Further results from the AIR2 study showed lasting efficacy at 5 years, as well as a reduction in maintenance treatment and healthcare utilization. The study also highlights the possibility that more patients may benefit from this treatment. [89]

Wechsler and colleagues examined the long-term safety and effectiveness of bronchial thermoplasty in 162 patients with severe persistent asthma from the Asthma Intervention Research 2 (AIR2) trial, which showed a 32% reduction in severe asthma exacerbations, an 84% reduction in respiratory symptom-related emergency department visits, a 73% reduction in hospitalizations for respiratory symptoms, and a 66% reduction in time lost from work/school/other daily activities because of asthma symptoms. [90, 91]

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Acute Exacerbation

Prehospital care

The mainstay of ED therapy for acute asthma is inhaled beta2 agonists. The most effective particle sizes are 1-5 μm. Larger particles are ineffective because they are deposited in the mouth and central airways. Particles smaller than 1 μm are too small to be effective because they move in the airways by Brownian motion and do not reach the lower airways.

Although studies in patients with COPD reported increased rates of pneumonia associated with inhaled corticosteroid use, a study by O’Byrne et al found no increased risk in patients with asthma in clinical trials using budesonide. [92]

Standard delivery systems and routes

Albuterol is administered 2.5-5 mg every 20 minutes for 3 doses, then 2.5-10 mg every 1-4 hours as needed; dilution of 2.5 mg in 3-4 mL of saline or use of premixed nebules is standard. Oxygen or compressed air delivery of the inhaled beta agonists should be at a rate of 6-8 L/min. For children, use 0.15 mg/kg (minimum dose 2.5 mg) every 20 minutes for 3 doses, then 0.15-0.3 mg/kg up to 10 mg every 1-4 hours as needed.

An equivalent method of beta-agonist delivery in mild-to-moderate exacerbations is the metered-dose inhaler (MDI) used in conjunction with a spacer or holding chamber. For severe exacerbations, it is less clear if nebulized versus MDI/spacer delivery is truly equivalent. Each puff delivers a standard 90 μg of albuterol. The dose is 4-8 puffs every 20 minutes up to 4 hours, then every 1-4 hours as needed. A potential advantage of the MDI/holding chamber is that it requires little or no assistance from the respiratory therapist once the patient understands how to use the medication; the patient can be discharged from the ED with the same spacer and albuterol canister. This modality is especially effective in areas where patients may be unable to afford their inhaled beta agonists.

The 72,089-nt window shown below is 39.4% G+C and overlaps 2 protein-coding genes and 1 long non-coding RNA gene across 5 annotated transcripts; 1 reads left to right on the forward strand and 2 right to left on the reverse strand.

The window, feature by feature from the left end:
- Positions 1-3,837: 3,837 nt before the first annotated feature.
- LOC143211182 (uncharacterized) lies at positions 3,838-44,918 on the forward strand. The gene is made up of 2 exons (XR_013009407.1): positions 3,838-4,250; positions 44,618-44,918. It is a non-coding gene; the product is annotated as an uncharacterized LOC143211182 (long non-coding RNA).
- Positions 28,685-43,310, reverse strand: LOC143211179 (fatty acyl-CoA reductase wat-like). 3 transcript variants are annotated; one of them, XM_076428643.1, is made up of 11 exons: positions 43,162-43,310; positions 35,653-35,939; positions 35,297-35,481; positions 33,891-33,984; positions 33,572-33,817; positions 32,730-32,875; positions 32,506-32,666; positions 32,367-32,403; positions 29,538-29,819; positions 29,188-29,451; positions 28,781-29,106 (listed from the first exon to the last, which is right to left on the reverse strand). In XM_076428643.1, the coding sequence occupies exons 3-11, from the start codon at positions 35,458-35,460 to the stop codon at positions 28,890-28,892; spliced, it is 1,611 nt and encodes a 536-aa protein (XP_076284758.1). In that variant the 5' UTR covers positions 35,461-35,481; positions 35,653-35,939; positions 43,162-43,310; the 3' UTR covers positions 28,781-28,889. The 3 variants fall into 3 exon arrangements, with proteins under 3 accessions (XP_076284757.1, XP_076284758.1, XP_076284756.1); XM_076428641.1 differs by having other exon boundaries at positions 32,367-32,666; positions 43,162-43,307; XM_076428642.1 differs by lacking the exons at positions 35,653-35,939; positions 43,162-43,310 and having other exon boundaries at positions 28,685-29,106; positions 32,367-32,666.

Side effects may include tremor and a slight tendency toward tachycardia. However, many patients who present with acute asthma and tachycardia actually decrease their heart rate with inhaled beta-agonist therapy. In addition, inhaled beta agonists decrease potassium by an average of 0.4 mEq/L.

Patients who respond poorly or not at all to an inhaled beta-agonist regimen may respond to parenteral beta2 agonists, such as 0.25 mg terbutaline or 0.3 mg of 1:1000 concentration of epinephrine administered subcutaneously. This treatment should be reserved for patients who are seriously ill and not responding to serial treatments with inhaled beta-agonist/anticholinergic therapy and other more established therapies.